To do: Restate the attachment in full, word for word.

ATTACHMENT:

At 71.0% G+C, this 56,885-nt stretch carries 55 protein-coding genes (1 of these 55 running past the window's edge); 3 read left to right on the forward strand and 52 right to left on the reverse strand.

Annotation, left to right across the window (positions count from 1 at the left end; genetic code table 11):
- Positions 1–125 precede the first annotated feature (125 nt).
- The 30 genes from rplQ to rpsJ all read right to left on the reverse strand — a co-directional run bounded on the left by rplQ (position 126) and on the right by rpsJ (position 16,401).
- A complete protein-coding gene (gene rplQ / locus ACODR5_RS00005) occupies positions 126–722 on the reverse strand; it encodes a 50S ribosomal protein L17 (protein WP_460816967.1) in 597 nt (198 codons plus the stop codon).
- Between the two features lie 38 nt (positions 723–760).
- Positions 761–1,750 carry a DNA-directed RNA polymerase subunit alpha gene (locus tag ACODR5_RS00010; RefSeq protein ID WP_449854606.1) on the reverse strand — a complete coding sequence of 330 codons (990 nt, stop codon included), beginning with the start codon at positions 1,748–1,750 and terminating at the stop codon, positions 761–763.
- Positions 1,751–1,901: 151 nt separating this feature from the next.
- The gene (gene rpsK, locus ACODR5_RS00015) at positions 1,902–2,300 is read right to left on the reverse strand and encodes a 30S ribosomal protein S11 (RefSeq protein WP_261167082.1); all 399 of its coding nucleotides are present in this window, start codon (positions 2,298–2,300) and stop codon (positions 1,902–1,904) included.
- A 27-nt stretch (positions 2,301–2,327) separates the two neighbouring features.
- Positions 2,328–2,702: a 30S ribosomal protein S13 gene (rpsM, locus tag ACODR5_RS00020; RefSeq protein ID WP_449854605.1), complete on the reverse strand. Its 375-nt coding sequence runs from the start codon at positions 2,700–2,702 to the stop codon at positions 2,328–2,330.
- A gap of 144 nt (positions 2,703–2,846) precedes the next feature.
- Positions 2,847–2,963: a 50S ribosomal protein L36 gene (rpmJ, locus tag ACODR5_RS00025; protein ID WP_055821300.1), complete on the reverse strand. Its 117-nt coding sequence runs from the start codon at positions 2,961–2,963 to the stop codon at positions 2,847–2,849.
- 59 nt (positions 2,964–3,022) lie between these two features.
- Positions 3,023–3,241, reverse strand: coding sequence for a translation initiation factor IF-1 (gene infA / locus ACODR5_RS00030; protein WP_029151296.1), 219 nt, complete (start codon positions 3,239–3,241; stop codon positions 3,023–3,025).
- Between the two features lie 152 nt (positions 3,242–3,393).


At 71.0% G+C, this 56,885-nt stretch carries 55 protein-coding genes (1 of these 55 running past the window's edge); 3 read left to right on the forward strand and 52 right to left on the reverse strand.

Annotation, left to right across the window (positions count from 1 at the left end; genetic code table 11):
- Positions 1–125 precede the first annotated feature (125 nt).
- The 30 genes from rplQ to rpsJ all read right to left on the reverse strand — a co-directional run bounded on the left by rplQ (position 126) and on the right by rpsJ (position 16,401).
- A complete protein-coding gene (gene rplQ / locus ACODR5_RS00005) occupies positions 126–722 on the reverse strand; it encodes a 50S ribosomal protein L17 (protein WP_460816967.1) in 597 nt (198 codons plus the stop codon).
- Between the two features lie 38 nt (positions 723–760).
- Positions 761–1,750 carry a DNA-directed RNA polymerase subunit alpha gene (locus tag ACODR5_RS00010; RefSeq protein ID WP_449854606.1) on the reverse strand — a complete coding sequence of 330 codons (990 nt, stop codon included), beginning with the start codon at positions 1,748–1,750 and terminating at the stop codon, positions 761–763.
- Positions 1,751–1,901: 151 nt separating this feature from the next.
- The gene (gene rpsK, locus ACODR5_RS00015) at positions 1,902–2,300 is read right to left on the reverse strand and encodes a 30S ribosomal protein S11 (RefSeq protein WP_261167082.1); all 399 of its coding nucleotides are present in this window, start codon (positions 2,298–2,300) and stop codon (positions 1,902–1,904) included.
- A 27-nt stretch (positions 2,301–2,327) separates the two neighbouring features.
- Positions 2,328–2,702: a 30S ribosomal protein S13 gene (rpsM, locus tag ACODR5_RS00020; RefSeq protein ID WP_449854605.1), complete on the reverse strand. Its 375-nt coding sequence runs from the start codon at positions 2,700–2,702 to the stop codon at positions 2,328–2,330.
- A gap of 144 nt (positions 2,703–2,846) precedes the next feature.
- Positions 2,847–2,963: a 50S ribosomal protein L36 gene (rpmJ, locus tag ACODR5_RS00025; protein ID WP_055821300.1), complete on the reverse strand. Its 117-nt coding sequence runs from the start codon at positions 2,961–2,963 to the stop codon at positions 2,847–2,849.
- 59 nt (positions 2,964–3,022) lie between these two features.
- Positions 3,023–3,241, reverse strand: coding sequence for a translation initiation factor IF-1 (gene infA / locus ACODR5_RS00030; protein WP_029151296.1), 219 nt, complete (start codon positions 3,239–3,241; stop codon positions 3,023–3,025).
- Between the two features lie 152 nt (positions 3,242–3,393).